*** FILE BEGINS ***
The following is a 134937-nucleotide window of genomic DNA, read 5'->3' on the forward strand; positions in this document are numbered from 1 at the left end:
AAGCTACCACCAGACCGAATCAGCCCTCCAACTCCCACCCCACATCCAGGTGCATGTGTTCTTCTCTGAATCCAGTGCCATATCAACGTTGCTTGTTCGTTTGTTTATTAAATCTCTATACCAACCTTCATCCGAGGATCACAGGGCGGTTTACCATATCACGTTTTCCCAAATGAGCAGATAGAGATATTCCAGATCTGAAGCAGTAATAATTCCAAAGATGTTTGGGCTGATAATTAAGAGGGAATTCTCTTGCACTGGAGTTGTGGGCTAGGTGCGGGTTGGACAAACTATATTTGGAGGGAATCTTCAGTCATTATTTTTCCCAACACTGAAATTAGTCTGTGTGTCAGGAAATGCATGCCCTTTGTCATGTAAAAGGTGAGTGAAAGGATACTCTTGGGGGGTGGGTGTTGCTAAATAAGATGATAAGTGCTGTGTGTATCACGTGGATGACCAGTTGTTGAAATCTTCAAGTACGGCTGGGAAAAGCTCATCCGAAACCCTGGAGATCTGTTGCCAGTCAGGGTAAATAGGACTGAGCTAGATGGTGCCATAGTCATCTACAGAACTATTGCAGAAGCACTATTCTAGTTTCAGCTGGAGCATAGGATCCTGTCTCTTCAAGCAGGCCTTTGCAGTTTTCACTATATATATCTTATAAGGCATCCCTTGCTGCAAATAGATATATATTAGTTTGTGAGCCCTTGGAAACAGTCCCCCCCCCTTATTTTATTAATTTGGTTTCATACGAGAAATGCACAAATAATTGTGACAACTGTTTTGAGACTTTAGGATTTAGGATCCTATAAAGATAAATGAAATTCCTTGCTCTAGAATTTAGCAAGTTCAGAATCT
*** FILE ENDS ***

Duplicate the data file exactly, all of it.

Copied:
The following is a 134937-nucleotide window of genomic DNA, read 5'->3' on the forward strand; positions in this document are numbered from 1 at the left end:
AAGCTACCACCAGACCGAATCAGCCCTCCAACTCCCACCCCACATCCAGGTGCATGTGTTCTTCTCTGAATCCAGTGCCATATCAACGTTGCTTGTTCGTTTGTTTATTAAATCTCTATACCAACCTTCATCCGAGGATCACAGGGCGGTTTACCATATCACGTTTTCCCAAATGAGCAGATAGAGATATTCCAGATCTGAAGCAGTAATAATTCCAAAGATGTTTGGGCTGATAATTAAGAGGGAATTCTCTTGCACTGGAGTTGTGGGCTAGGTGCGGGTTGGACAAACTATATTTGGAGGGAATCTTCAGTCATTATTTTTCCCAACACTGAAATTAGTCTGTGTGTCAGGAAATGCATGCCCTTTGTCATGTAAAAGGTGAGTGAAAGGATACTCTTGGGGGGTGGGTGTTGCTAAATAAGATGATAAGTGCTGTGTGTATCACGTGGATGACCAGTTGTTGAAATCTTCAAGTACGGCTGGGAAAAGCTCATCCGAAACCCTGGAGATCTGTTGCCAGTCAGGGTAAATAGGACTGAGCTAGATGGTGCCATAGTCATCTACAGAACTATTGCAGAAGCACTATTCTAGTTTCAGCTGGAGCATAGGATCCTGTCTCTTCAAGCAGGCCTTTGCAGTTTTCACTATATATATCTTATAAGGCATCCCTTGCTGCAAATAGATATATATTAGTTTGTGAGCCCTTGGAAACAGTCCCCCCCCCTTATTTTATTAATTTGGTTTCATACGAGAAATGCACAAATAATTGTGACAACTGTTTTGAGACTTTAGGATTTAGGATCCTATAAAGATAAATGAAATTCCTTGCTCTAGAATTTAGCAAGTTCAGAATCT